by Ross Fisher
Following are some notes designed to get your fitness topped up – Your body well nourished and hydrated – Your mental perspective in positive mode (very important is that!!) – And finally help insulate you from cursed injuries.
Although in the past I have coached runners with abilities ranging from new beginners through to experienced and competitive runners, my intended focus here is to concentrate on beginner and intermediate runners. It might not be obvious to some of us – but these people are probably the most deserving of training guidance because they make up the bulk of the running community and it makes some sense to ensure they are not prematurely turned off from running by making too many early training mistakes.
A Few Words on Training Volume:
It is presumed that at this stage your training will hopefully be in full swing. I also assume that for the beginners among you, pack leaders and other experienced Clinic members will have given you a lot of valuable training advice.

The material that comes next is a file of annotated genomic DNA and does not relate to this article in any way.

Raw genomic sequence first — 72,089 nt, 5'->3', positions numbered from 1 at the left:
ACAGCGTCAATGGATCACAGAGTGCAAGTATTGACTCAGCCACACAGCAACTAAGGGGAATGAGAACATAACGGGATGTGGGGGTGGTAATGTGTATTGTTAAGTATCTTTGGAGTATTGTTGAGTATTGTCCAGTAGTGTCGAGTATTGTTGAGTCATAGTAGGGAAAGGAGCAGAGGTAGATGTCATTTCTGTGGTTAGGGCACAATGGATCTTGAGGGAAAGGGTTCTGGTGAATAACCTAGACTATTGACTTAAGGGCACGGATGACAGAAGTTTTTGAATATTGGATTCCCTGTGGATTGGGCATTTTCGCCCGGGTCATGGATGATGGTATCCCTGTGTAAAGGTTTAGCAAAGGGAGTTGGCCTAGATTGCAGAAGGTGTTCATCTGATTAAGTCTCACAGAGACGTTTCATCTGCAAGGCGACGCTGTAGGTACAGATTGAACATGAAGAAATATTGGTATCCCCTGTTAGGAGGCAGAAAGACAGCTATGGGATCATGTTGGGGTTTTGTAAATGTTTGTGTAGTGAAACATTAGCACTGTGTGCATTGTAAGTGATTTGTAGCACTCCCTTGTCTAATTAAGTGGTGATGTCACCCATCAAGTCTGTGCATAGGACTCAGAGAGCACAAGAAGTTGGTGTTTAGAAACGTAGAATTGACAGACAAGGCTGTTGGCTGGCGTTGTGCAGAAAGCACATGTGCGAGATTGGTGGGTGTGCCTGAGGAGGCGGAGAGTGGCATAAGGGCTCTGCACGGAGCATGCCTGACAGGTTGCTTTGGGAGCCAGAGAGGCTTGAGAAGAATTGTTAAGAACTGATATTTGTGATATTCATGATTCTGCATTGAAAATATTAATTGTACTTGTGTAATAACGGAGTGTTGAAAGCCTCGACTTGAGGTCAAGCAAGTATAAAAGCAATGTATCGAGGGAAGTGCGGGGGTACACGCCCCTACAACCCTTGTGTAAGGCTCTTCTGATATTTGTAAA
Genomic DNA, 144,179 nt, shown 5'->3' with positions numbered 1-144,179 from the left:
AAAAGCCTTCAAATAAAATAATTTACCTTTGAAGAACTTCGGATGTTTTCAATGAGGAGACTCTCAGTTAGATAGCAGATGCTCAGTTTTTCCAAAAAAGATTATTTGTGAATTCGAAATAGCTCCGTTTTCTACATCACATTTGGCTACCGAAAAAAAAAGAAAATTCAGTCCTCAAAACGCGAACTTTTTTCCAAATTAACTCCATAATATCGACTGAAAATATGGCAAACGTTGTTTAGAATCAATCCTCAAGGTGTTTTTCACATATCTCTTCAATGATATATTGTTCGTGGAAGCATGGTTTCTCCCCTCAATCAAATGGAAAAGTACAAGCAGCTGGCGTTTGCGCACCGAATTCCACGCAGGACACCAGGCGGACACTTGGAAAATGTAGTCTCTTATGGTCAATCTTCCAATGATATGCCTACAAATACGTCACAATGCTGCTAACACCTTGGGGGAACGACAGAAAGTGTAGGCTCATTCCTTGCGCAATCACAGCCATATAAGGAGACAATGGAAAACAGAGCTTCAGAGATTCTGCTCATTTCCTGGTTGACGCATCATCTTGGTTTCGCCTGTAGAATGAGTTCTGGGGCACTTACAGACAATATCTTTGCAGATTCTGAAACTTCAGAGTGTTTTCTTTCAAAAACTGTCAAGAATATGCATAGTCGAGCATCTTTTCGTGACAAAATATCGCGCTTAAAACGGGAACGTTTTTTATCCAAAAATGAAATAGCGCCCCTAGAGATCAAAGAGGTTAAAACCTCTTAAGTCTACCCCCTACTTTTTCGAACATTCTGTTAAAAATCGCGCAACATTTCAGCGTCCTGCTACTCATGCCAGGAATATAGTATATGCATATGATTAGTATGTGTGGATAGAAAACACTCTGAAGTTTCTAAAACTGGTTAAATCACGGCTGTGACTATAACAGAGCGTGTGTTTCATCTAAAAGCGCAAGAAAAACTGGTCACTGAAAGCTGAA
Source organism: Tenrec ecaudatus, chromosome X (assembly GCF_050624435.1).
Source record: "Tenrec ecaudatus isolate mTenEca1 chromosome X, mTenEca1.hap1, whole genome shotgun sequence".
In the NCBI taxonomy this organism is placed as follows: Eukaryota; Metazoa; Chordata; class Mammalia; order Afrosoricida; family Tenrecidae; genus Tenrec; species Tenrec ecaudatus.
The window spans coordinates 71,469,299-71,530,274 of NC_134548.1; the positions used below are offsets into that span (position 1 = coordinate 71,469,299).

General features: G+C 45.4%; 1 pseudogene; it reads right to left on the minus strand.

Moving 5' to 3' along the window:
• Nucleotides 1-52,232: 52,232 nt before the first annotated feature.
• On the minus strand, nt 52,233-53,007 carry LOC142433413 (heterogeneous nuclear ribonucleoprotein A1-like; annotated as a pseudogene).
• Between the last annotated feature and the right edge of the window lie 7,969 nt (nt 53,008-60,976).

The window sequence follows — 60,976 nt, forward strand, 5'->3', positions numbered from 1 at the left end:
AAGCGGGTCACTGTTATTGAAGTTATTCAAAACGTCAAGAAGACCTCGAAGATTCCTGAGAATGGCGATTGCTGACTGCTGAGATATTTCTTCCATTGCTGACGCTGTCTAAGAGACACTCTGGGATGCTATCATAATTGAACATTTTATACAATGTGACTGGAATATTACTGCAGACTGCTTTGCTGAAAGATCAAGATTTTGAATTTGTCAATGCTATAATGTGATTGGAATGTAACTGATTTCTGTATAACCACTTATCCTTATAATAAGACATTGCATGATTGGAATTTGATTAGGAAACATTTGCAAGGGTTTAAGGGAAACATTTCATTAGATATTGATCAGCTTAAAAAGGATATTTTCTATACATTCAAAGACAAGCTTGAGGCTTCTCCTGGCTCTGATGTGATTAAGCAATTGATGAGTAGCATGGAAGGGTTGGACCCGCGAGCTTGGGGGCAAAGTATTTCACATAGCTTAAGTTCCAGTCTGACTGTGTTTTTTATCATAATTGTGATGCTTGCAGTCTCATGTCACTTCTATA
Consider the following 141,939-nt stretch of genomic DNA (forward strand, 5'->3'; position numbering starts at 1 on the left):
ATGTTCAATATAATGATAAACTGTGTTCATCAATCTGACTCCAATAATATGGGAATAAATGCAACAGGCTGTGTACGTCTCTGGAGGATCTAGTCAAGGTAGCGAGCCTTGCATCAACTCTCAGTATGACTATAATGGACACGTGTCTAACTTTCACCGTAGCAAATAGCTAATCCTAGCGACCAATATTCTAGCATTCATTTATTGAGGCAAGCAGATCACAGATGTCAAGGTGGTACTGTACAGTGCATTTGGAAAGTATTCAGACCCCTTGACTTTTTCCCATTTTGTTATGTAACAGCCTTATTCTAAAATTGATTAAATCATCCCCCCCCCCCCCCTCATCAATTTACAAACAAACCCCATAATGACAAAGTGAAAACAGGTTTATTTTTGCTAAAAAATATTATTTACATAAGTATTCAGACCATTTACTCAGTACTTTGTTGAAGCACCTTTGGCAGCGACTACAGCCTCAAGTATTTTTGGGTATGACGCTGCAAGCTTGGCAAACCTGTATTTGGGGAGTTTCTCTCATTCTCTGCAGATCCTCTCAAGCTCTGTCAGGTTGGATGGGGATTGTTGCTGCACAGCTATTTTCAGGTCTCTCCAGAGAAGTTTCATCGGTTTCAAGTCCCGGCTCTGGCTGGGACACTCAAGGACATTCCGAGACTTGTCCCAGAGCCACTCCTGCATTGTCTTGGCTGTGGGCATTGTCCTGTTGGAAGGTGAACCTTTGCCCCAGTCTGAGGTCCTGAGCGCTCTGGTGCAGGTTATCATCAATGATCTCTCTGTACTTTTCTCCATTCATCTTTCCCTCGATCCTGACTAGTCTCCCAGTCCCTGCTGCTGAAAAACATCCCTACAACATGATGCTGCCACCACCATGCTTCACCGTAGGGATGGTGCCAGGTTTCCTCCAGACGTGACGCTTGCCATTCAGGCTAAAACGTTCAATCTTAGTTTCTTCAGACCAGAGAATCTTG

For what it is worth, here are my thoughts on training volumes, training days per week and the long run: I am covering : (a) Beginners with less than a year’s regular running experience and (b) Intermediate runners who have at least a year of regular running experience behind them and probably have already run a half marathon
Beginners: 30Km per week minimum with 40/45 Km per week desirable – There should be an absolute minimum of three training days a week. It is more desirable to have a routine averaging 4 to 5 days per week. There is no need to do any more than the desirable volumes mentioned above – Every kilometre done above the recommended distances increases the risk of injury – Leave the bigger distances to more experienced runners who have a year or two of regular running behind them. In regard to the Sunday long run there is no great need to run more than 15 or 16km. This distance done reasonably regularly would be quite enough for the “first timer” to safely negotiate their first half marathon. This distance might take the average beginner around 90mins to 1hr 40min to complete in training – Believe me with a reasonable number of those runs under the belt, the half marathon won’t pose any major problem.